10 Cons of Having Cell Phones in Schools

Explore some reasons why you might want to think twice about your kids bringing their phones to school.

Updated June 1, 2023
Teenage students having fun using mobile phone

Kids aren't far behind adults in knowing exactly where their phones are at all times, and checking theirs at all hours of the day. Yet, when kids spend a good chunk of time at school, the question rises for staff about how cell phones can affect their students in the classroom, and whether it's a good or bad thing.

Although American schools haven't rolled out a unified policy banning or permitting cell phones in class, there are a number of sound arguments for not allowing them.

10 Cons of Having Cell Phones in Schools

With technology becoming more of a teaching element in schools, the question about cell phone use frequently gets brought up. While there's a grab bag of positive and negative things that come with students being able to whip out their phones at any time of the day, there are some specific cons you might never have thought about before.

They Can Be a Distraction

At the end of the day, the purpose of school is to learn, and research shows that cell phones might be hindering students' concentration. According to a 2010 study from Pew Research Center, 64% of students say they've texted in class and 25% have made or taken a call. And it's not just talking to others. That same study noted that 46% of students play games and 23% access social networks on their phone at any time.

More recently, a 2016 study assessing the impact cell phone bans have on student test scores found that students' results on important exams increased by 0.07 standard deviations on average after the bans were implemented.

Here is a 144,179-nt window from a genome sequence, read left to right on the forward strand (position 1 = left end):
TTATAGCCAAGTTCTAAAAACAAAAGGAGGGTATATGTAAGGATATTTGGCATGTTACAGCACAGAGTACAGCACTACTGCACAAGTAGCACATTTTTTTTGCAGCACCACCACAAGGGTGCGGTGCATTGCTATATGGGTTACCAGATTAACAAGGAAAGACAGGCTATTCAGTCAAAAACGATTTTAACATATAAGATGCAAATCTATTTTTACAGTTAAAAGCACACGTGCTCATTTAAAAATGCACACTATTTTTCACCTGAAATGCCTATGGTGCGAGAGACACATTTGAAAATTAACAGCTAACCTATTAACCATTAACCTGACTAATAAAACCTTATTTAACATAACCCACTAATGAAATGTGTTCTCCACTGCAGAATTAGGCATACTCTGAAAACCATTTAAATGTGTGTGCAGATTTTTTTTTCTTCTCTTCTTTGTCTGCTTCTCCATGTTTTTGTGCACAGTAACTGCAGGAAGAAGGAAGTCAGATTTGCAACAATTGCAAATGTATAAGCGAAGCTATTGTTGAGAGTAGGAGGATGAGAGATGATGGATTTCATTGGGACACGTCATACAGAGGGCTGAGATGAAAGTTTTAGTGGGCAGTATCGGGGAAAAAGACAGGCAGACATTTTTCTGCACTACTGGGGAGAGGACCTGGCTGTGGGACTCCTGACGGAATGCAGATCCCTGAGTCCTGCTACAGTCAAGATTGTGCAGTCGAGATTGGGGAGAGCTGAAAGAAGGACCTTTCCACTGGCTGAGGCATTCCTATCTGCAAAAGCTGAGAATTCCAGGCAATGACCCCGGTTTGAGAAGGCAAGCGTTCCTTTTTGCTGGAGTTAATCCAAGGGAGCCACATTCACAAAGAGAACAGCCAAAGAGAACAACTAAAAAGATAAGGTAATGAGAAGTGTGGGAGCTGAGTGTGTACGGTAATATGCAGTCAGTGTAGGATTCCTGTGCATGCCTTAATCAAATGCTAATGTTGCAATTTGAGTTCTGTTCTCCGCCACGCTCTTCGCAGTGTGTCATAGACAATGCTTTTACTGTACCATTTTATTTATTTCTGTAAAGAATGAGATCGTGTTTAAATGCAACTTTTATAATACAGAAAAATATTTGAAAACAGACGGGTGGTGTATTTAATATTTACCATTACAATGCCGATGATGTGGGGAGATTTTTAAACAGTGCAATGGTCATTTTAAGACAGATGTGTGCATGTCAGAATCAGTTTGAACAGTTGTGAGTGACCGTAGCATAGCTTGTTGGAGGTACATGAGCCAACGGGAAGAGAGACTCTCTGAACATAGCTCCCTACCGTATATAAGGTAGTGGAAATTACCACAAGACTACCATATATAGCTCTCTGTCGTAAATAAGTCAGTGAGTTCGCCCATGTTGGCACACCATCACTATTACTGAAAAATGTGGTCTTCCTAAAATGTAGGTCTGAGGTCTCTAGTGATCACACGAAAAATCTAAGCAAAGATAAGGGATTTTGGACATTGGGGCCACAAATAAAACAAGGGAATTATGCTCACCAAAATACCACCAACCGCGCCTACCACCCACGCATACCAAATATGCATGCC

If students get bored in class, it doesn't take much for them to get their cell phone out and play some games or endlessly scroll on TikTok. If students don't have access to cell phones, they have one less thing to get distracted over. And, given how much stuff you can do on a cell phone - the possibilities for distraction are endless.

Social Media Trends Can Disrupt Learning

If you've walked through the hallways of a middle school or high school in the past few years, you'll see kids filming things everywhere. TikTok is the hot button app right now, and students will break out a TikTok trend at the drop of a hat, including during a lesson.

There's no time or place in the school day that's exempt from being interrupted by some silly dance or challenge. Because documenting and posting your participation in something is almost more important than just doing the thing, cell phones are a vital piece of the disruption puzzle.

Boy with two girl blogger recording a video

They Can Make Cheating Easier

Obviously, kids can't chat each other up in the middle of an exam, but the concept of "passing notes" has made it to the digital age, thanks to texts, notes apps, and galleries. Kids can text each other when teachers aren't looking about answers to the questions, and they can update their friends - or even the whole class - on some of the harder answers with a quick trip to the bathroom.